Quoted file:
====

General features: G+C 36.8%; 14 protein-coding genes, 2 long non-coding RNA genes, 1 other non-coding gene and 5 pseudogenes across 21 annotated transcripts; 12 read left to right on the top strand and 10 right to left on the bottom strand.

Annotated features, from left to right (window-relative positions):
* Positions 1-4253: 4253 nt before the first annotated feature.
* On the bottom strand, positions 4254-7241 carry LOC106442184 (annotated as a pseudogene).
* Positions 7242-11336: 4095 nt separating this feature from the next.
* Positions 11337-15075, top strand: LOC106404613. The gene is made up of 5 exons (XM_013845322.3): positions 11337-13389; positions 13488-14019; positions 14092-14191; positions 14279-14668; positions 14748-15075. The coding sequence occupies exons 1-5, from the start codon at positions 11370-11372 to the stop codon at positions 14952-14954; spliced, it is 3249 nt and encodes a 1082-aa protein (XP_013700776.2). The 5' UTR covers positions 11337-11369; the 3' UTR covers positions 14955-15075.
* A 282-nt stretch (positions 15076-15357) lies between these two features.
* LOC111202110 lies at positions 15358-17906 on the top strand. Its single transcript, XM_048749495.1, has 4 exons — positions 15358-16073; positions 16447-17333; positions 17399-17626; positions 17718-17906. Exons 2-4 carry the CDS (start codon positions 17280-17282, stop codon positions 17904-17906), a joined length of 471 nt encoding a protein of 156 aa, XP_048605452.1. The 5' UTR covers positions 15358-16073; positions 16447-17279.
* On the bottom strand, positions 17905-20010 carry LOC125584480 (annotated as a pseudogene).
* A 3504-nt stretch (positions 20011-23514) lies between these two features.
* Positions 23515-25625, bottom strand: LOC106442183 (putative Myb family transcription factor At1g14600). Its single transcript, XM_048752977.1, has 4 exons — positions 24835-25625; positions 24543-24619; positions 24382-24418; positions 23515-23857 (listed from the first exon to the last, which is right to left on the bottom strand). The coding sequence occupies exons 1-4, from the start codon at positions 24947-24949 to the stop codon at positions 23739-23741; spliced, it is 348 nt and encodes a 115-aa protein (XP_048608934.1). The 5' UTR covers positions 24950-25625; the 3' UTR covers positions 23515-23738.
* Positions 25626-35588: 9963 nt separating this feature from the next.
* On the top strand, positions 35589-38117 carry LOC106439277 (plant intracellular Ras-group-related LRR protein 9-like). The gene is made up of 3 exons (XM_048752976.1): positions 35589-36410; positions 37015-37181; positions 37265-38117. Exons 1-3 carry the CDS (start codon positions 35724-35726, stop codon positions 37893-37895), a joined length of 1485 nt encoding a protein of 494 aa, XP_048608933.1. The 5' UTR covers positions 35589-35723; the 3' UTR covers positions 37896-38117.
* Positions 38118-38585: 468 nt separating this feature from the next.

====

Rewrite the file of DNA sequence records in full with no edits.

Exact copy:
General features: G+C 36.8%; 14 protein-coding genes, 2 long non-coding RNA genes, 1 other non-coding gene and 5 pseudogenes across 21 annotated transcripts; 12 read left to right on the top strand and 10 right to left on the bottom strand.

Annotated features, from left to right (window-relative positions):
* Positions 1-4253: 4253 nt before the first annotated feature.
* On the bottom strand, positions 4254-7241 carry LOC106442184 (annotated as a pseudogene).
* Positions 7242-11336: 4095 nt separating this feature from the next.
* Positions 11337-15075, top strand: LOC106404613. The gene is made up of 5 exons (XM_013845322.3): positions 11337-13389; positions 13488-14019; positions 14092-14191; positions 14279-14668; positions 14748-15075. The coding sequence occupies exons 1-5, from the start codon at positions 11370-11372 to the stop codon at positions 14952-14954; spliced, it is 3249 nt and encodes a 1082-aa protein (XP_013700776.2). The 5' UTR covers positions 11337-11369; the 3' UTR covers positions 14955-15075.
* A 282-nt stretch (positions 15076-15357) lies between these two features.
* LOC111202110 lies at positions 15358-17906 on the top strand. Its single transcript, XM_048749495.1, has 4 exons — positions 15358-16073; positions 16447-17333; positions 17399-17626; positions 17718-17906. Exons 2-4 carry the CDS (start codon positions 17280-17282, stop codon positions 17904-17906), a joined length of 471 nt encoding a protein of 156 aa, XP_048605452.1. The 5' UTR covers positions 15358-16073; positions 16447-17279.
* On the bottom strand, positions 17905-20010 carry LOC125584480 (annotated as a pseudogene).
* A 3504-nt stretch (positions 20011-23514) lies between these two features.
* Positions 23515-25625, bottom strand: LOC106442183 (putative Myb family transcription factor At1g14600). Its single transcript, XM_048752977.1, has 4 exons — positions 24835-25625; positions 24543-24619; positions 24382-24418; positions 23515-23857 (listed from the first exon to the last, which is right to left on the bottom strand). The coding sequence occupies exons 1-4, from the start codon at positions 24947-24949 to the stop codon at positions 23739-23741; spliced, it is 348 nt and encodes a 115-aa protein (XP_048608934.1). The 5' UTR covers positions 24950-25625; the 3' UTR covers positions 23515-23738.
* Positions 25626-35588: 9963 nt separating this feature from the next.
* On the top strand, positions 35589-38117 carry LOC106439277 (plant intracellular Ras-group-related LRR protein 9-like). The gene is made up of 3 exons (XM_048752976.1): positions 35589-36410; positions 37015-37181; positions 37265-38117. Exons 1-3 carry the CDS (start codon positions 35724-35726, stop codon positions 37893-37895), a joined length of 1485 nt encoding a protein of 494 aa, XP_048608933.1. The 5' UTR covers positions 35589-35723; the 3' UTR covers positions 37896-38117.
* Positions 38118-38585: 468 nt separating this feature from the next.